The landless peasants wound up in growing cities, where trade was done and manufacturing was concentrated and developing. Now lacking everything except their ability to labor, they were forced to work in order to survive and they worked for money, the universal commodity that increasingly became a fetish of adoration due to its seeming magical power to convert into anything else of use. Money of itself cannot be eaten of worn, nor can it keep you sheltered on its own. For the most part, what was produced in the manufacturing centers was a single commodity and the typical landless labourer became alienated from what they produced. As they did not own the means of production as given under royal or banker’s entitlement by defined laws, this also served to sever relations between the labourer and what was produced creating deeper alienation. It also severed direct relations between the owner of the means of production from the producer using those means but having no say in their use. Often they could not afford what they produced from the wages they received. Various developments in production beginning with the industrial revolution, assisted by the banks, allowed things like mechanically enhanced production and the assembly line. These developments constantly challenged those who laboured and there have been hundreds of years of cycles between nearly full employment, engineering changes, over-production, economic collapses, unemployment, re-education, employment and more changes and so on in complex repeated cycles. Each round creates further alienation.
Laborers have been encouraged to accept script money as wages and as script money is subject to devaluation and inflation, it becomes what is known as fictitious value, where the real value part decreases and the fictitious part increases over time. Initially script was backed by gold, but this "limitation" was removed. A classic example of expanding fictitious value is the collapse of the Reich mark in pre WWII Germany, where inflation was so intense that everyone had to have wheel barrows full of rapidly devaluing script money to buy a single loaf of bread. It was so bad toward the end that labor had to be paid every hour and then run out to spend it before it lost even more value. Thus most of what they had was fictitious value as a billion fold more was required to by the same items that cost a tiny fraction of the amount a year earlier. This is one of the realities, triggered both by the Versailles Treaty and depression that assisted Hitler into power. This devaluation was triggered by war reparation payments for war damages to Europe from WWI under the Versailles treaty.
We live in a culture of consumerism where things like planned obsolescence, boring, dirty, dangerous and underpaid work is the norm on a world scale. Our focus has been turned almost totally to the acquisition of money and this no longer backed by traditional value fetishes like gold. We live isolated from and alienated from nature. If we took away the mega-cities, the massive production facilities, our power, transportation, people for the most part would not know how to handle the new environment, which would be what's left of a ruined nature. Pol Pot did something like this with disastrous consequences for his people. He removed the whole population forcibly from the cities for his agrarian reform. People who have been trained virtually from the cradle to function in an industrial mega-city have little or no knowledge of agriculture, nature and skills to deal with these new realities. When the specific job one does disappears, such as going on now in the current cycle of economic collapse, the person who is thus alienated from the now gone job has to retrain or relearn the old ways.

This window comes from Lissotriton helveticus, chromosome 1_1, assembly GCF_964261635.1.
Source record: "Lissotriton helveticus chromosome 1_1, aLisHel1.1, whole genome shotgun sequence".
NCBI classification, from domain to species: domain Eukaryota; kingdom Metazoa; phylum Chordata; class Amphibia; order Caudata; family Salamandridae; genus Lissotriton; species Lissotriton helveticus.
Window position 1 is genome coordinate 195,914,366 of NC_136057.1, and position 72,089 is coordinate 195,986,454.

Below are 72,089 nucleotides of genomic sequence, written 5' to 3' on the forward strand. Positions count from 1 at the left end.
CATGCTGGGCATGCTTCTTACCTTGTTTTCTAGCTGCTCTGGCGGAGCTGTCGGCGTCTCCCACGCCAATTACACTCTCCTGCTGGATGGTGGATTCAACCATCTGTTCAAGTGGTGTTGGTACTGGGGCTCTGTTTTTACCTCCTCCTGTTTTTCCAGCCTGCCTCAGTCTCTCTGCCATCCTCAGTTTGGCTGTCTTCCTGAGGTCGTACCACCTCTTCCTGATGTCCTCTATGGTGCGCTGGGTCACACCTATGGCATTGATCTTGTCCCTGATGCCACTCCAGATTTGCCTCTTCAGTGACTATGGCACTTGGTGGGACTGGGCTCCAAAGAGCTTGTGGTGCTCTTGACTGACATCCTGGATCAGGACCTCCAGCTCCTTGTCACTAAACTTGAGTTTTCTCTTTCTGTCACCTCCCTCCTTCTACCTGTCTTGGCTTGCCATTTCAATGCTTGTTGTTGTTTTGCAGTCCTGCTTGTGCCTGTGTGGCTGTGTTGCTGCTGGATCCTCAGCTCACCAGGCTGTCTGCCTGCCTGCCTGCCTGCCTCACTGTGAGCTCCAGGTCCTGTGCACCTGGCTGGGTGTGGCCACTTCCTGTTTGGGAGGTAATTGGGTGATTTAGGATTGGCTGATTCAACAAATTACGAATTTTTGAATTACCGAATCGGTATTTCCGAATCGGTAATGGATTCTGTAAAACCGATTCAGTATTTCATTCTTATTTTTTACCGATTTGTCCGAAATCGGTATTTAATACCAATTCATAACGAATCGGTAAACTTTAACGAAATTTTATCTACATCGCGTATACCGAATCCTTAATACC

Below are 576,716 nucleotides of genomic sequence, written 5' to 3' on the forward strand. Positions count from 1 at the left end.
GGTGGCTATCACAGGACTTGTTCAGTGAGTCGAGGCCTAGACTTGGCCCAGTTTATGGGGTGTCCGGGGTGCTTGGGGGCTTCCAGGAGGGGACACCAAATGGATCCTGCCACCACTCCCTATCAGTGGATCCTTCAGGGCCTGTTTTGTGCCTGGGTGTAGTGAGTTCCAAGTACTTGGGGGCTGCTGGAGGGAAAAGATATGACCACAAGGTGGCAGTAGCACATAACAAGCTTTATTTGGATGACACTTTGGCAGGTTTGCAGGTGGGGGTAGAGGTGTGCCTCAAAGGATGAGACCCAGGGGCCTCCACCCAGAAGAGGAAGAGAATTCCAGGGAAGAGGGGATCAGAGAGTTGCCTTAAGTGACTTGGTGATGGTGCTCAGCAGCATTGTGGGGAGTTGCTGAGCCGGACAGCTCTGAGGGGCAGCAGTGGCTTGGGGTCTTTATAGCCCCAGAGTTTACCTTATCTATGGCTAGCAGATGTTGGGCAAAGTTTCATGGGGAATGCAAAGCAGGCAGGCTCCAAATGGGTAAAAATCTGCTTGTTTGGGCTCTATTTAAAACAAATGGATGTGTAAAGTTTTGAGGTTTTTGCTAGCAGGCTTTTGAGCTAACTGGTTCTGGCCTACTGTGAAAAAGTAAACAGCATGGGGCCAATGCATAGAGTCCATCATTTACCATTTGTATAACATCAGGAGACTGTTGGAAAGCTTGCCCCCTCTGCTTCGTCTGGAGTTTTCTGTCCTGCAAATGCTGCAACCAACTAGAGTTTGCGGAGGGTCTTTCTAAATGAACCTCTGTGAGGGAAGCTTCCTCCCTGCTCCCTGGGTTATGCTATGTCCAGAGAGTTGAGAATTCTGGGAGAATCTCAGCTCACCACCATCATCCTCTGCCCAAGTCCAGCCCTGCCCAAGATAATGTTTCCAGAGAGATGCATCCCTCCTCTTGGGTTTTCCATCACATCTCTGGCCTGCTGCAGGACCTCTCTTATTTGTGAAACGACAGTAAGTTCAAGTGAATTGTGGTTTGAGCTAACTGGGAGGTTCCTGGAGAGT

Alienation also exists in the form that many of us have highly specialized functions on the assembly line and none can do the full job. To make a car requires a host of skills that no person is capable of learning them all in a single lifetime. Further, the amount of collected skills in each finished commodity prices it out of the immediate reach of most labourers. They then turn to the banks who exploit this with loans and credit for houses and cars, charged at interest. When the job is lost, the bank, that holds the legal title, claims the house or car and keeps all the payments made to that point. This forms one of the most prevalent forms of alienation of labor from what they make in modern society. What we see now is lots filled with the over-production of mega-factories that no one can afford to buy due to unemployment. Homes are lost to foreclosure and labourers who struggled so hard to gain title lose the house and all payments to the mortgage held by the bank and end up homeless. The bank then holds the empty houses that bring in no income and become “toxic assets”. Governments have to intervene to prevent further disaster, which often is not successful. Whole insurance companies and banks have collapsed due to this. This is modern alienation on a mass scale.
Banks and governments have another trick and that is to nationalize. The government takes ownership until times are good enough again to allow privatization. This cycle goes back and forth in lockstep to the health of the economy. In each round, the weaker businesses are destroyed and the assets are taken over by the survivors. The alienated laborer is left with the struggle for money, continual re-training, consumerism and the distractions aplenty of the modern world. Alienation from nature, the means of production, the product that is manufactured, from employment and by the atomization of the work force by skill and shift work defines the modern state of alienation.
This work is co-written by myself and W. F, Raymond, who provided the inspiration for this series.